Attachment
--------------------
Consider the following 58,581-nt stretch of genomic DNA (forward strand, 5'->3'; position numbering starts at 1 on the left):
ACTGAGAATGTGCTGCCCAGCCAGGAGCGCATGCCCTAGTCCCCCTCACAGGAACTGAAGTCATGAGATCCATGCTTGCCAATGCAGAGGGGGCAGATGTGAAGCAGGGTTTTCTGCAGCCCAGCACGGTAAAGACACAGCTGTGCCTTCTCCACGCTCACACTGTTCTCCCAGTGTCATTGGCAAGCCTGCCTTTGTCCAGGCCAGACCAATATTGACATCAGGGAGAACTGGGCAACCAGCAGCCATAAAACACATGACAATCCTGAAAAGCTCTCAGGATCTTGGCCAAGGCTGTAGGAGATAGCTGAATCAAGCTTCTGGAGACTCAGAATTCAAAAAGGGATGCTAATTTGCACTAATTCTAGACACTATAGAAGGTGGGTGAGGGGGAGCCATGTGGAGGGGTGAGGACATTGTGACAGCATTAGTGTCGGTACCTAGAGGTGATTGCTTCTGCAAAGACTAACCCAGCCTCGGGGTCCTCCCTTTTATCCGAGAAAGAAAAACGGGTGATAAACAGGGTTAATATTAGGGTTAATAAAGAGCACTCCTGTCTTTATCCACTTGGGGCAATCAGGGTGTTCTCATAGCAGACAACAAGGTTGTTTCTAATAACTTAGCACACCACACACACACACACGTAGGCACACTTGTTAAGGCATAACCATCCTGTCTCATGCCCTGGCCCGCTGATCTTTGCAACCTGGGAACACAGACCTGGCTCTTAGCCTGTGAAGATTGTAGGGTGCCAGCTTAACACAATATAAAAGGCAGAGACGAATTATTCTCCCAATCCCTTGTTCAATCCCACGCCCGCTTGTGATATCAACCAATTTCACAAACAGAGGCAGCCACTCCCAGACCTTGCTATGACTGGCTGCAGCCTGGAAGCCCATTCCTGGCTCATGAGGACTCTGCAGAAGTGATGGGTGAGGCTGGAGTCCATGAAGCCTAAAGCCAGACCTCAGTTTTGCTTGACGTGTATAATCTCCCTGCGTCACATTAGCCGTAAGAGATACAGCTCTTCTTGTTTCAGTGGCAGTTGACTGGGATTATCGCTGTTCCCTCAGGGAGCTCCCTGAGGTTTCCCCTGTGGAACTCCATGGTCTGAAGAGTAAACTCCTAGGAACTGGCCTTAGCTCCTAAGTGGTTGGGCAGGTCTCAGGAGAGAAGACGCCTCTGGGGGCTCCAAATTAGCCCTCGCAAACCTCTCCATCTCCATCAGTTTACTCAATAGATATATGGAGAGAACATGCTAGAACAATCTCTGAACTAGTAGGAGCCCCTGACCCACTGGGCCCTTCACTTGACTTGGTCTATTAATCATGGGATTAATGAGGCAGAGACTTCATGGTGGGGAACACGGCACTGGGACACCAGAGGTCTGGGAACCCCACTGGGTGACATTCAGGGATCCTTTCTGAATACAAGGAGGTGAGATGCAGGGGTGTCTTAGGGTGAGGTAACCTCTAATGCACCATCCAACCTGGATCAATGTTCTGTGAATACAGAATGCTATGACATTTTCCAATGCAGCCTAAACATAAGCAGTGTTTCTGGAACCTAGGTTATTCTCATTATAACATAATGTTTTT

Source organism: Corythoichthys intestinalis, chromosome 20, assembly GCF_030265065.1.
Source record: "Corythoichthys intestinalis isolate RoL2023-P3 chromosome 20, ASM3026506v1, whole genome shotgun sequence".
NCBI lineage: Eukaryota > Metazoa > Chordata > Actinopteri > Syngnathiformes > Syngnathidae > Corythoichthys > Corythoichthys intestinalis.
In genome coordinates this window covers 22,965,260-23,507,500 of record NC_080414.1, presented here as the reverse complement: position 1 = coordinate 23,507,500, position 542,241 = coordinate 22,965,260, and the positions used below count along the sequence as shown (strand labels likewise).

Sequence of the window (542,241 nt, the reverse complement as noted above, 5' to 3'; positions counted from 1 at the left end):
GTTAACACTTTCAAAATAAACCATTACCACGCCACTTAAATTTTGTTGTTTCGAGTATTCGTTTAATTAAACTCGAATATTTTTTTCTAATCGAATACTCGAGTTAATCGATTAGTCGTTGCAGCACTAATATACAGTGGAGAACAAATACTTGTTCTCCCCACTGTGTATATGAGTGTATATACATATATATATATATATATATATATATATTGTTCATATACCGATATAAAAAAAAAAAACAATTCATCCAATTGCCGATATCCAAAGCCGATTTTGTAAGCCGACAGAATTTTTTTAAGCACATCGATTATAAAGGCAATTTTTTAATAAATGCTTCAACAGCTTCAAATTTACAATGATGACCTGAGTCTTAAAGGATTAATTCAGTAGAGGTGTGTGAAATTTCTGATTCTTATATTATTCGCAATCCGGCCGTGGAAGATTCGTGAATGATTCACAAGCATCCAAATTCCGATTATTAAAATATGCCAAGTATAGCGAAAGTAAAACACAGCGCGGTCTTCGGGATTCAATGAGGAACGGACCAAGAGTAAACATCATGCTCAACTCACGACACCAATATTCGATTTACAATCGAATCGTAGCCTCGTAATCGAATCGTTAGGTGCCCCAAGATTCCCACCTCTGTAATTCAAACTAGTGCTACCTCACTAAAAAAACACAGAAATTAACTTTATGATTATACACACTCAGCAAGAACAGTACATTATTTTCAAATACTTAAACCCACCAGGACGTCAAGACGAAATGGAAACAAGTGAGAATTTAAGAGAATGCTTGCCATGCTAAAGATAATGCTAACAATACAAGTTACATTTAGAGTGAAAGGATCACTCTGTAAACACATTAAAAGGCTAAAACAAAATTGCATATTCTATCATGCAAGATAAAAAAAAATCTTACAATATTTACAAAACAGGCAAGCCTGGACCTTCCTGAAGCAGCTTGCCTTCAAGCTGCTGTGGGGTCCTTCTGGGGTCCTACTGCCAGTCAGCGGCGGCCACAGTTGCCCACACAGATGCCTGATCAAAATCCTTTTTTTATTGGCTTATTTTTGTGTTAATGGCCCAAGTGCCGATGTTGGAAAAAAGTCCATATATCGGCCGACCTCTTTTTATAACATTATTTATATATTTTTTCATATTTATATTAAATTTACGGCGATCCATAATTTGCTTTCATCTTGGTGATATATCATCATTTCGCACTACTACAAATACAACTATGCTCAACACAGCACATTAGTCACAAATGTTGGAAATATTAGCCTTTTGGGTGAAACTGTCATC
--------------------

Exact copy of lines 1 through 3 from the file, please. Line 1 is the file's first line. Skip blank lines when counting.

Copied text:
Consider the following 58,581-nt stretch of genomic DNA (forward strand, 5'->3'; position numbering starts at 1 on the left):
ACTGAGAATGTGCTGCCCAGCCAGGAGCGCATGCCCTAGTCCCCCTCACAGGAACTGAAGTCATGAGATCCATGCTTGCCAATGCAGAGGGGGCAGATGTGAAGCAGGGTTTTCTGCAGCCCAGCACGGTAAAGACACAGCTGTGCCTTCTCCACGCTCACACTGTTCTCCCAGTGTCATTGGCAAGCCTGCCTTTGTCCAGGCCAGACCAATATTGACATCAGGGAGAACTGGGCAACCAGCAGCCATAAAACACATGACAATCCTGAAAAGCTCTCAGGATCTTGGCCAAGGCTGTAGGAGATAGCTGAATCAAGCTTCTGGAGACTCAGAATTCAAAAAGGGATGCTAATTTGCACTAATTCTAGACACTATAGAAGGTGGGTGAGGGGGAGCCATGTGGAGGGGTGAGGACATTGTGACAGCATTAGTGTCGGTACCTAGAGGTGATTGCTTCTGCAAAGACTAACCCAGCCTCGGGGTCCTCCCTTTTATCCGAGAAAGAAAAACGGGTGATAAACAGGGTTAATATTAGGGTTAATAAAGAGCACTCCTGTCTTTATCCACTTGGGGCAATCAGGGTGTTCTCATAGCAGACAACAAGGTTGTTTCTAATAACTTAGCACACCACACACACACACACGTAGGCACACTTGTTAAGGCATAACCATCCTGTCTCATGCCCTGGCCCGCTGATCTTTGCAACCTGGGAACACAGACCTGGCTCTTAGCCTGTGAAGATTGTAGGGTGCCAGCTTAACACAATATAAAAGGCAGAGACGAATTATTCTCCCAATCCCTTGTTCAATCCCACGCCCGCTTGTGATATCAACCAATTTCACAAACAGAGGCAGCCACTCCCAGACCTTGCTATGACTGGCTGCAGCCTGGAAGCCCATTCCTGGCTCATGAGGACTCTGCAGAAGTGATGGGTGAGGCTGGAGTCCATGAAGCCTAAAGCCAGACCTCAGTTTTGCTTGACGTGTATAATCTCCCTGCGTCACATTAGCCGTAAGAGATACAGCTCTTCTTGTTTCAGTGGCAGTTGACTGGGATTATCGCTGTTCCCTCAGGGAGCTCCCTGAGGTTTCCCCTGTGGAACTCCATGGTCTGAAGAGTAAACTCCTAGGAACTGGCCTTAGCTCCTAAGTGGTTGGGCAGGTCTCAGGAGAGAAGACGCCTCTGGGGGCTCCAAATTAGCCCTCGCAAACCTCTCCATCTCCATCAGTTTACTCAATAGATATATGGAGAGAACATGCTAGAACAATCTCTGAACTAGTAGGAGCCCCTGACCCACTGGGCCCTTCACTTGACTTGGTCTATTAATCATGGGATTAATGAGGCAGAGACTTCATGGTGGGGAACACGGCACTGGGACACCAGAGGTCTGGGAACCCCACTGGGTGACATTCAGGGATCCTTTCTGAATACAAGGAGGTGAGATGCAGGGGTGTCTTAGGGTGAGGTAACCTCTAATGCACCATCCAACCTGGATCAATGTTCTGTGAATACAGAATGCTATGACATTTTCCAATGCAGCCTAAACATAAGCAGTGTTTCTGGAACCTAGGTTATTCTCATTATAACATAATGTTTTT

Source organism: Corythoichthys intestinalis, chromosome 20, assembly GCF_030265065.1.